• Low Carbon Fuel Standard Electricity is the lowest-carbon fuel there is. The LCFS should be capable of counting 100% of EV charging sessions wherever these sessions may take place. We further believe that revenues generated by credit holders within the electric transportation pathway should be reinvested only into initiatives that help to accelerate EV adoption.
• Cleaner transportation systems This is very important and we applaud the scope of the government’s thinking in this area.
• Solve the MURB charging problem This is one of the most problematic issues for EV adoption and needs focused attention. We advocate a multi-pronged approach. Municipalities need to be encouraged and supported to require 100% EV charging in new construction. More funding needs to be provided for rebates on retrofitting existing buildings. Consideration should be given to right-to-charge legislation such as was introduced recently in Ontario’s Condo Act.
• Shared vehicles Consideration should be given to requiring increased electrification of car-sharing co-ops, taxis, and the anticipated ride-hailing services like Lyft and Uber. In all these cases, the cars are on the road more than privately owned vehicles. It is important that their benefits do not come with an environmental cost.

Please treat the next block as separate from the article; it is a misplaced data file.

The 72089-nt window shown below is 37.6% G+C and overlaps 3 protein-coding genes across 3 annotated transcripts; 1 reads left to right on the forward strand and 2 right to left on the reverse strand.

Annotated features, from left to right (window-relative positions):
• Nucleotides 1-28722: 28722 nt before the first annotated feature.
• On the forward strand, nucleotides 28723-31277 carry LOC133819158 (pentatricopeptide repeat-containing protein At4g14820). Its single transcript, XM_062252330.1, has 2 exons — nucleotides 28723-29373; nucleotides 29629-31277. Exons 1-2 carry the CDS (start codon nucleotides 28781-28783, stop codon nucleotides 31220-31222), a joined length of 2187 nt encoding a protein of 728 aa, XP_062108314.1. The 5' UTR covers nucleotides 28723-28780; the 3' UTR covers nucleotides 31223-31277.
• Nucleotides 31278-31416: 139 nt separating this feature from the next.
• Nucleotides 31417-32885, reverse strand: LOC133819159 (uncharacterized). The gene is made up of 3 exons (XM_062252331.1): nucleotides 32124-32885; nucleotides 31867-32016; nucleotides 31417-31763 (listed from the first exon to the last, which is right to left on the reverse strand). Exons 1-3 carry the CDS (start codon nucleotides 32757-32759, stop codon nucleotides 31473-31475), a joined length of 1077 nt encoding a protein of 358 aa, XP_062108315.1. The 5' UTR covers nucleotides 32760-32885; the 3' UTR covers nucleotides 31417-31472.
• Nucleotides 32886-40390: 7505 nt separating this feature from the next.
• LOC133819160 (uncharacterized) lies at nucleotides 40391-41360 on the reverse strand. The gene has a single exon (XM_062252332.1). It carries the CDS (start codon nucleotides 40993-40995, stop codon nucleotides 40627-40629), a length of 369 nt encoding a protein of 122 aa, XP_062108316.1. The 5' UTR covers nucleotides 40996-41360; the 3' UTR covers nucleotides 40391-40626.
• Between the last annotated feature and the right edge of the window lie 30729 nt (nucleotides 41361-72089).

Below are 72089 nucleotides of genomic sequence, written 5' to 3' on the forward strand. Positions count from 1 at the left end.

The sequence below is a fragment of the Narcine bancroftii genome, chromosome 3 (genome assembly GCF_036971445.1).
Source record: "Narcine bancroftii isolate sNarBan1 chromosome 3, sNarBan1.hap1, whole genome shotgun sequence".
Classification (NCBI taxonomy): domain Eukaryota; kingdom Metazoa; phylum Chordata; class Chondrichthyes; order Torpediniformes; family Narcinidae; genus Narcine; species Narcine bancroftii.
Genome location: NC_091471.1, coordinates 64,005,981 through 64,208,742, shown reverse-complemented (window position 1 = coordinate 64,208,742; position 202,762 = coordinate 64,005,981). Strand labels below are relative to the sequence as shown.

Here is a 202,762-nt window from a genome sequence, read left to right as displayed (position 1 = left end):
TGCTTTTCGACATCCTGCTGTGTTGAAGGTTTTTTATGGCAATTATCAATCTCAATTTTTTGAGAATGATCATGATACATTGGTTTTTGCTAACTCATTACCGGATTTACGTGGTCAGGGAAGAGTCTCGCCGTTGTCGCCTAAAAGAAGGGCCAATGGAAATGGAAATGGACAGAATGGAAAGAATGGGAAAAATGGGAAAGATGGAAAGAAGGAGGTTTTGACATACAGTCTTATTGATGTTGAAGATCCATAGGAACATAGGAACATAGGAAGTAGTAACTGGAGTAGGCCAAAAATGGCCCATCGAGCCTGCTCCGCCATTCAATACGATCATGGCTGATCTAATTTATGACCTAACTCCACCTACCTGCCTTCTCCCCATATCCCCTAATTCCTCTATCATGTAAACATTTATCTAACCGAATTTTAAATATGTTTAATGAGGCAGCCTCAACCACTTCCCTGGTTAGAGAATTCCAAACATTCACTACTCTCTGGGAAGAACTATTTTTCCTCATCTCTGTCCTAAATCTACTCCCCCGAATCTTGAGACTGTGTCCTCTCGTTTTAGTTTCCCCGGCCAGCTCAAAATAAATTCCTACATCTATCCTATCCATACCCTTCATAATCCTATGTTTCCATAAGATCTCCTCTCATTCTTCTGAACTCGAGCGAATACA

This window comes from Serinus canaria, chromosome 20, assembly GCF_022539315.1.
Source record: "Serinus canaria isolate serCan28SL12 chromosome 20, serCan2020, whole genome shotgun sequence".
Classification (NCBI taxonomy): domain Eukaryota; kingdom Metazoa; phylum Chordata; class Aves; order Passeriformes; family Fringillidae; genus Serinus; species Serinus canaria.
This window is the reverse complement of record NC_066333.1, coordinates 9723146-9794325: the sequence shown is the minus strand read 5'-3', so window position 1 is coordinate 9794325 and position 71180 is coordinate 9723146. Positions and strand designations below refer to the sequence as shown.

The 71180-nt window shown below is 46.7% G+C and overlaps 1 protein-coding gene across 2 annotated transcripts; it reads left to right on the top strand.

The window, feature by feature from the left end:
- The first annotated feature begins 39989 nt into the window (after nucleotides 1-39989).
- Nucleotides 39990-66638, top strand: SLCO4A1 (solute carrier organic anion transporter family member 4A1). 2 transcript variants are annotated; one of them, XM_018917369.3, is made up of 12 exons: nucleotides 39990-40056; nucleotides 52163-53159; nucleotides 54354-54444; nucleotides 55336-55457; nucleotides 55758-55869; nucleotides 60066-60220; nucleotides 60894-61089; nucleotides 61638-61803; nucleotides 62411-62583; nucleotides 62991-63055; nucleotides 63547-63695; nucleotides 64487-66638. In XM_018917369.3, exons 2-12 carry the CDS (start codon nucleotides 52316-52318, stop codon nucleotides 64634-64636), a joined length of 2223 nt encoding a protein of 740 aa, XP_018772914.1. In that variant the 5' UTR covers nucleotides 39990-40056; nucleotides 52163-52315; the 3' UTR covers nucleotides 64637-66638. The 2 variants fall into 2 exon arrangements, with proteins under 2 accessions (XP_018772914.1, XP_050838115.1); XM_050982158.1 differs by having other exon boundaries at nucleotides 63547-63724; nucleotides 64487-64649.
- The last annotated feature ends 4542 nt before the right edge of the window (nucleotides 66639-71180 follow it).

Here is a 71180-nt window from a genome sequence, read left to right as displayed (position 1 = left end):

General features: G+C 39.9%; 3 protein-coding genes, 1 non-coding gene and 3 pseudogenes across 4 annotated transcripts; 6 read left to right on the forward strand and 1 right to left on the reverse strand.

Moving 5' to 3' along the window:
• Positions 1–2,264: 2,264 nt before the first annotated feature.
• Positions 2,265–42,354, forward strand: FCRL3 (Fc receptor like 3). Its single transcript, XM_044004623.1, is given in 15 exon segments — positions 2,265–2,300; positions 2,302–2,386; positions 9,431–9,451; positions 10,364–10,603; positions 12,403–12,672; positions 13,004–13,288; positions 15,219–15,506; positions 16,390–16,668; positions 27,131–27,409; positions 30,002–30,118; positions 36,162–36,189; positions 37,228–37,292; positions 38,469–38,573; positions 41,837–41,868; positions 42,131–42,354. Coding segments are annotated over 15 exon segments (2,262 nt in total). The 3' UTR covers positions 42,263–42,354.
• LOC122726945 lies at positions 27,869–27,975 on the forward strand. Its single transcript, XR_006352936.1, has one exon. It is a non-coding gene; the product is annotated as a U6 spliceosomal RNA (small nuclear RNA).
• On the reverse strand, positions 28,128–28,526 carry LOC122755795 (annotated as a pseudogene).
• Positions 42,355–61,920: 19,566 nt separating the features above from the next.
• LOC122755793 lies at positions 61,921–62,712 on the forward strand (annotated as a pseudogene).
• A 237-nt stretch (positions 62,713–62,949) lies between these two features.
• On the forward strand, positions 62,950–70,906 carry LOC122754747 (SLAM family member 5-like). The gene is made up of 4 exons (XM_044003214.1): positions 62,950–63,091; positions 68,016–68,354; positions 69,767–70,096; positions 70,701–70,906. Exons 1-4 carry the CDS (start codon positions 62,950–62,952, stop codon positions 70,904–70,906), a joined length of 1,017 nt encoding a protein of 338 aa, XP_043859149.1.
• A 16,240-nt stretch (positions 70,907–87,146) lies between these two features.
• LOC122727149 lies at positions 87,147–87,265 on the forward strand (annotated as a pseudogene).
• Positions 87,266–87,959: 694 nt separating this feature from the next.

• Exempt private charging from regulation The BCUC is conducting an inquiry on this issue now. The undersigned, along with many others, have argued that private charging be exempt from being regulated as a utility. The government should be aware that if this is the recommendation of the inquiry, legislative changes are likely to be required and need to be expedited.
• Specific support for low-income residents Even with rebates, the prices for entry-level EVs can put them out of the picture for low-income residents. Measures should be considered to address this, for example, by extending purchase rebates to used EVs.
The undersigned are pleased with the breadth and scope of the proposals. Successful implementation of them will require much detailed work. We suggest that the government consider formalizing an advisory council of stakeholders to assist in the process. In any case, we appreciate the opportunity to comment and provide input.
Bruce Sharpe President Vancouver Electric Vehicle Association
James Locke President Victoria Electric Vehicle Club
John Roston Plug-in Richmond